Team New Zealand tactician Ray Davies said his team isn't sweating on the outcome of the jury hearing, as doing the job on the race track remains their sole focus.
The Kiwi team this morning collected their second point of the Louis Vuitton Cup, after another unopposed jaunt around the San Francisco Bay race course. They were scheduled to meet Artemis in their second match of the regatta, but with the Swedish team sidelined from the round robin stages as they battle to get back on the water after May's fatal capsize, Team New Zealand were left to go it alone.
The action on the water this week has been secondary to the ructions going on off it.
But while the America's Cup world eagerly awaits a decision from the international jury over protests by Team New Zealand and Luna Rossa, Davies said he and the rest of the crew isn't wasting any time worrying about the result.
"You never know which way it is going to go with the jury. It doesn't bother me, we just have to get on with it either way," said Davies.
Team New Zealand and the Italians have protested moves made by regatta director Iain Murray to change the AC72 class rule just a week out from the start of racing.
They each presented their arguments to the jury yesterday, with Artemis and defenders Oracle getting their chances to respond. America's Cup race management and the United States Coast Guard also had their say.
Team New Zealand and Luna Rossa believe Murray has exceeded his authority in seeking to change the design rule, and changes can only be made with the unanimous consent of all teams.
International jury chairman David Tillett confirmed today a decision is expected late tomorrow.
Emirates Team New Zealand crew again produced a slick display, instantly hitting their foils as they rocketed over the startline at 40 knots having judged the time and distance perfectly.
The team also managed to pull off several foil-to-foil gybes to ensure they lost very little boatspeed. In almost every gybe they were able to keep their speed above 25 knots all the way through the manoeuvre.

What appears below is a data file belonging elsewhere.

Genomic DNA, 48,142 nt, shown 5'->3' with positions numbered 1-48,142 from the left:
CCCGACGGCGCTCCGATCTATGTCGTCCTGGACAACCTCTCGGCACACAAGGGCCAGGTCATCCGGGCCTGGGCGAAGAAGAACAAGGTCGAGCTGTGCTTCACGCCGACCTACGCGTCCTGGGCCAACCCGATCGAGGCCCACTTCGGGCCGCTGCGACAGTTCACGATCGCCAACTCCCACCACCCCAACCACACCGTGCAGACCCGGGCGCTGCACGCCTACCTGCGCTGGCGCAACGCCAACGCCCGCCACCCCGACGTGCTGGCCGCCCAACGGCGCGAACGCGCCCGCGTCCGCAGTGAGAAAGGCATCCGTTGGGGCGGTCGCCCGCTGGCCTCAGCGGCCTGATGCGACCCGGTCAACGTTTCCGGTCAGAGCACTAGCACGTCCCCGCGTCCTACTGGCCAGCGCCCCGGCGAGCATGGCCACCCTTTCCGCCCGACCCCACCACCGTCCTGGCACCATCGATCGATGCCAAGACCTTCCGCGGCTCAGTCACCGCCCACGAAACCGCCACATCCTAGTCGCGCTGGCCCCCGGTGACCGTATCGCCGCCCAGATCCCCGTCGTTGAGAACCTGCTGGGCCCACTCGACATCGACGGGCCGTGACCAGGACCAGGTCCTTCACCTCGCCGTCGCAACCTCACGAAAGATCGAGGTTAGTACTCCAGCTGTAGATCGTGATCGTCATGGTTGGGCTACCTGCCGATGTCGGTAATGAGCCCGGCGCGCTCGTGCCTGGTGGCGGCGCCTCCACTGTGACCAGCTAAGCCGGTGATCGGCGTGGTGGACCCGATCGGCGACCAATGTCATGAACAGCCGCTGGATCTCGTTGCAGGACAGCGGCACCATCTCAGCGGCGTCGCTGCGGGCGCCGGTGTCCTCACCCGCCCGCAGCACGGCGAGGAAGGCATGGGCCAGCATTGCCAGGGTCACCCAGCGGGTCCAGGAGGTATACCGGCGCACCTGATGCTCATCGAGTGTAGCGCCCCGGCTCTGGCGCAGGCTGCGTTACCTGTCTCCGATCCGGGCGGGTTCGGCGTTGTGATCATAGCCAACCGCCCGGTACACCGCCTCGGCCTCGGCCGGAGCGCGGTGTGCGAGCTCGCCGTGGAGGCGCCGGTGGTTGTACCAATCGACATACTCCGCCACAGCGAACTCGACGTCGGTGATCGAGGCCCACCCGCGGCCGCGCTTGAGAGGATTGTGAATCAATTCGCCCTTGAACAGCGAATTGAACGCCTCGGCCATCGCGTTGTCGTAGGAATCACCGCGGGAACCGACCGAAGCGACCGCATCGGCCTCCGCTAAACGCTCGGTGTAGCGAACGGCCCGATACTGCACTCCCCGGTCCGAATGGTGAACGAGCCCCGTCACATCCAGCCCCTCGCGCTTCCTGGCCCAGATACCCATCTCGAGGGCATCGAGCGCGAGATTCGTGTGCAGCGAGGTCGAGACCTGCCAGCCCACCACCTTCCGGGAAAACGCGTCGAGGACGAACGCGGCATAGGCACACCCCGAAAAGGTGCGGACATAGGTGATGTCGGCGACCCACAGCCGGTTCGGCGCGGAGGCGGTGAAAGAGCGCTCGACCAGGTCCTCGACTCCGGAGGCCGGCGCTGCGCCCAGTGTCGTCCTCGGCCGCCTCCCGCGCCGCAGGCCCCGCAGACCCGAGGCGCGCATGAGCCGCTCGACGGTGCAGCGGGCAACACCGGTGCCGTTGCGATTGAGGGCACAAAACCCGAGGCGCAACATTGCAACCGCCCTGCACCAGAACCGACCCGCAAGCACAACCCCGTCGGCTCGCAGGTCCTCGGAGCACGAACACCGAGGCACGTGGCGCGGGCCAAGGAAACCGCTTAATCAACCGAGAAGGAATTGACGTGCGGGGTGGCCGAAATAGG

The reigning Louis Vuitton Cup champions completed the 16-nautical-mile racecourse in just over 45 minutes - about a minute faster than they completed the opening race, but could not beat Monday's top speed of 42.8 knots (nearly 80km/hr), with LiveLine recording an official top speed of 42.28.
Team New Zealand tactician Ray Davies said it felt like his team were generally sharper today than their first outing.
"We sailed a little bit better today for sure, we had a couple of bad gybes the other day, but there was also a bit more wind towards the end of the race. So there's a few variables there but it did feel like we sailed quicker today than the other day," said Davies.
"There were a couple of tacks that we could have done better but generally it felt pretty good around the course."
Dean Barker once again elected to sail the full seven-leg course, rather than the shorter alternative offered by regatta director Iain Murray. Barker said while they are once again without an opponent, they had to treat today like they would any other race day.
Prior to the race getting under way, Cup defenders Oracle were flexing their muscle on San Francisco Bay, taking both their AC72s out for a spin. With Olympic great Ben Ainslie, who is known for his aggressive sailing, at the helm of boat one to push Oracle skipper Jimmy Spithill in boat two, Team New Zealand will be very nervous about their solo sailing programme through much of the early rounds of the Louis Vuitton Cup.
Asked if he was frustrated at seeing the defenders out there with two boats on the course, while they are left to sail by themselves, Davies was philosophical about the situation.
"It's a shame the other teams aren't quite ready to be out there with us. Hopefully that is the end of it as far as Prada's concerned and I really sympathise with Artemis' situation at the moment and I honestly wish them all the best for getting out there," he said.
The Artemis boat is undergoing structural testing at their Alameda base today, with the hulls of the boat being suspended upside down and various loads put through the boat.
"Hopefully by the end of the week we will have completed those tests and we can flip the boat upright and start putting it all together," said helmsman Nathan Outteridge.
The Australian Olympic champion estimates once those test are complete, it may still take up to 10 days to prepare the boat for sea trials.